Health insurer stocks take a hit as Medicare Advantage rates fall short of expectations

On Tuesday, shares of U.S. health insurers took a hit after the Biden administration did not increase payments for private Medicare plans as much as expected. This led to a decline in value for companies such as CVS Health, UnitedHealth Group, Elevance Health, Centene, and Humana.

The decision by the Centers for Medicare and Medicaid Services on Monday to raise government payments to Medicare Advantage plans by just 3.7% year over year, which is a 0.16% decline after stripping out certain assumptions, has added pressure on insurers already facing high medical costs and challenges following a cyberattack on UnitedHealth Group’s tech unit. The Medicare Advantage business has traditionally been a source of growth and profits for the insurance industry.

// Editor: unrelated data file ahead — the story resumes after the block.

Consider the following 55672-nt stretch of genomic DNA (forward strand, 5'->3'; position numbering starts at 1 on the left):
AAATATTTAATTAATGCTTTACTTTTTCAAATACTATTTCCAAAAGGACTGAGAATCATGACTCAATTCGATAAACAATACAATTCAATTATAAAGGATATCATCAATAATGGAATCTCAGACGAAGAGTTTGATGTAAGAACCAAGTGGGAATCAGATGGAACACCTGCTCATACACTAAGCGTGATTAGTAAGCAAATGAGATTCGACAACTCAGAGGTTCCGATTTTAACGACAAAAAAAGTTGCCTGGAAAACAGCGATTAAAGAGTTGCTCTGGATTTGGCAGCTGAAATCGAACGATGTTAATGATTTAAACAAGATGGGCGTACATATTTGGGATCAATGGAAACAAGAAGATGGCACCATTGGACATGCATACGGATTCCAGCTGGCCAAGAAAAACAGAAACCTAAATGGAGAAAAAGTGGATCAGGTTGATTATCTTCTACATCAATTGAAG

Medicare Advantage is a privately administered health insurance plan that works in conjunction with Medicare. More than half of Medicare beneficiaries are enrolled in these plans due to lower monthly premiums and added benefits not covered by traditional Medicare. The rate set by the federal agency determines how much insurers can charge for premiums, plan benefits, and ultimately, their profits. The current rate remains unchanged from an earlier proposal in January, which is not typical as the agency usually increases the rate after the initial proposal.

By Riley Johnson

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